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« Reply #28 on: January 17, 2009, 04:42:23 PM »

Hi Patrice,

As I understand it, your assertion was that "Design your own adventure" chapters allows you (grants you the ability) to design stuff. In the spirit of scientific investigation, I prompt you to provide the evidence for the assertion! :)

I don't currently see any link in a "Design your own adventure" chapter and the allowance/granting of the ability to design stuff. To further highlight the question, if there were a chapter that says "Hands, how to have them and have them attached to your nerves" I don't see a link between that chapter existing in the book and you having hands on the ends of your arms. Your hands were pre-existing. The same appears to go for the ability to invent and design stuff. I see the ability to invent and design as pre-existing in you and as attached to you as your hands are. I can't currently see any evidence that count toward the idea that an RPG with this chapter 'allows' you to design your own stuff and prior to that, you could not?

To tie it directly to the thread, as much as a mmorpg doesn't allow you to change things, I can't see how a "Design your own adventure" chapter in an RPG 'allows' or 'grants' the ability to design things. And to tie it indirectly, as said this is a note about an (assumed be strong) foundation the conversation is resting upon.
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Patrice
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Posts: 133


« Reply #29 on: January 19, 2009, 06:30:26 PM »

Okay okay.

I won't get into the whole underlying game design stuff, although I seriously question the idea that designing could be some kind of innate ability. It's a craft as any other, and craft might be learned and pushed further through experience, it's not a feat nor a knack imho, even though having the knack might help at some point.

What I stated was barely that a SIS doesn't adequate an external content. This is enough to put a distinction forward enabling us to jump to another step in our debate, or at least, leave space for its progression.

Our questions were:

A. The parasite-host relationship is adressed by Callan stating that this is also the case in P&PRPGs. After much thinking about it, I've come to the conclusion that no, it's not the case in P&PRPGs. Why? Because a P&PRPG is designed to be allowing you to build your own SIS, you could say it's a SIS-building kit. The fact that every game table would develop its own SIS within the game is the main purpose of the game! There's no actual taking over the host here because you've never been a parasite in the first place. Will you challenge that?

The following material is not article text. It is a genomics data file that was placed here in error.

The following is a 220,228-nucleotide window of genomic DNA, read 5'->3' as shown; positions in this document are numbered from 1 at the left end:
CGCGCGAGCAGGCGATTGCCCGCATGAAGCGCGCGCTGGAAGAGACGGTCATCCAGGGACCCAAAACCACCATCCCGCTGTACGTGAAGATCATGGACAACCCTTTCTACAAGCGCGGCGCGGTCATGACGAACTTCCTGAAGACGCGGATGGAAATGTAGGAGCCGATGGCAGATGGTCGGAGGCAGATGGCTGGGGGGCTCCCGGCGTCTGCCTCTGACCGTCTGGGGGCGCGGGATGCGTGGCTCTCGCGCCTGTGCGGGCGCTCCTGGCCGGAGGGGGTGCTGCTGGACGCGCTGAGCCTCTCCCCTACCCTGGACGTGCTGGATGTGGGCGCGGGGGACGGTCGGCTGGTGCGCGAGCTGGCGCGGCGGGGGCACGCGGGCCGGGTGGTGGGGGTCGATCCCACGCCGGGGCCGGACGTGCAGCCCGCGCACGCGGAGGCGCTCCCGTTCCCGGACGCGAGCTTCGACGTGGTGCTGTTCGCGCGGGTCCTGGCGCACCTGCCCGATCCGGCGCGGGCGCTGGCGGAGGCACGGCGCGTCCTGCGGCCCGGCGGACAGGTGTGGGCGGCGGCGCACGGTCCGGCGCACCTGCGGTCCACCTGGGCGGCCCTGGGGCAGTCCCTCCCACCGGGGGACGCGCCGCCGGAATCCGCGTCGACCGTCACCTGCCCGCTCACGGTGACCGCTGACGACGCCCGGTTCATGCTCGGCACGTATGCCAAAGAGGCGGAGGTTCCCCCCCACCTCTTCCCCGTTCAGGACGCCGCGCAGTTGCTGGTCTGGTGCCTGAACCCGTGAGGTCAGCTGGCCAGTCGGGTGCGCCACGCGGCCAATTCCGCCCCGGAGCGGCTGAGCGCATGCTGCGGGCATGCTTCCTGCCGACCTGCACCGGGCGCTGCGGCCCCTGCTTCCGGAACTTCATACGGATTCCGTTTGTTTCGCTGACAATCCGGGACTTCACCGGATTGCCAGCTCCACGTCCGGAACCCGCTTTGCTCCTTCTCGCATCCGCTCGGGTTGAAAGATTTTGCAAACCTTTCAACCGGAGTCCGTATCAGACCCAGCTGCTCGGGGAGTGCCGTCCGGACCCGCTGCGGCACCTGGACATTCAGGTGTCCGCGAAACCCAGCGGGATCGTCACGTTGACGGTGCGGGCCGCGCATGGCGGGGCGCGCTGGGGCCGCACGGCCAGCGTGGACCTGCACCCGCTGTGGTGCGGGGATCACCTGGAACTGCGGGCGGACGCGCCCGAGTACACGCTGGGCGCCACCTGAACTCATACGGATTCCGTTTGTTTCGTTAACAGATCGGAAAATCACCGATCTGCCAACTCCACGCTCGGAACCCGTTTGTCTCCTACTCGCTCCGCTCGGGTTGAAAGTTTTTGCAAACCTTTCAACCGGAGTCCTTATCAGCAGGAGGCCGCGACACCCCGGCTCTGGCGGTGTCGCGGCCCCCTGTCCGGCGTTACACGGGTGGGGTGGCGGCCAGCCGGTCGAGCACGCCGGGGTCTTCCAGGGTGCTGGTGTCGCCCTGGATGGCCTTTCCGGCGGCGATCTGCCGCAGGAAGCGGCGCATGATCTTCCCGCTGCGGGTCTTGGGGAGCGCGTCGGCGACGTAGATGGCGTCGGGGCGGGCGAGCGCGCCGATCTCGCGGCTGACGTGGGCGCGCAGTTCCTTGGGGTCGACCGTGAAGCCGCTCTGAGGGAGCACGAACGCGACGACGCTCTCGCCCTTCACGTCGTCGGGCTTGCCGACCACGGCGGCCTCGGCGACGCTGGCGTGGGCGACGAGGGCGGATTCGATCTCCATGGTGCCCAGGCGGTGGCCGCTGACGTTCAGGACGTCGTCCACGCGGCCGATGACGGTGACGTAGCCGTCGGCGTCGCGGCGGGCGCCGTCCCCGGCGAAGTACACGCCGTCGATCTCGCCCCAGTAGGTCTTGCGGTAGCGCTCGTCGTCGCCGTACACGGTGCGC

So the three late posts were about A.

B. In a P&PRPG, as Rafu clarified it, the game content is yours only, it is not designed externally, though many sources, from the industry or not, could help you to design it. A P&PRPG allows you to generate limitless user-generated content. This isn't the case in MMORPGs, despite the genuine efforts of the community managers Wolfen told us about. You can't change the world, you can't change the game. OK, you could design Nerverwinter Nights 2 mods and cast them online. And soon you'll be able to design D&D4 adventures and throw them upon the D&D Insider. Is that the same thing? Let's put it another way: Does the ability/inability to generate freely user content in a game has a relation to the game genuinely being or not being a RPG (still as P&PRPGs would handle the definition)?


B has a different twist: Does the ability/inability to generate freely user content in a game has a relation to the game genuinely being or not being a RPG (still as P&PRPGs would handle the definition)?

C. What's the Creative Agenda of the parasite game in a MMORPG? Is it as I state it, a Narrativist game?

Leftover.

D. Are we not too optimistic with the whole SIS issue? Is a SIS that isn't shared by everyone still a SIS? It seems to me that we didn't really answer this. The same question goes for the Social Contract, it's an unwritten customary whatnot. Is that enough to define this game as a game?*


Leftover.

Guys, if you feel we're getting bogged down in here And I'm afraid we could let's try to think to a different aim at the topic. As it stands, it's maybe a bit too passional at the moment to get anywhere.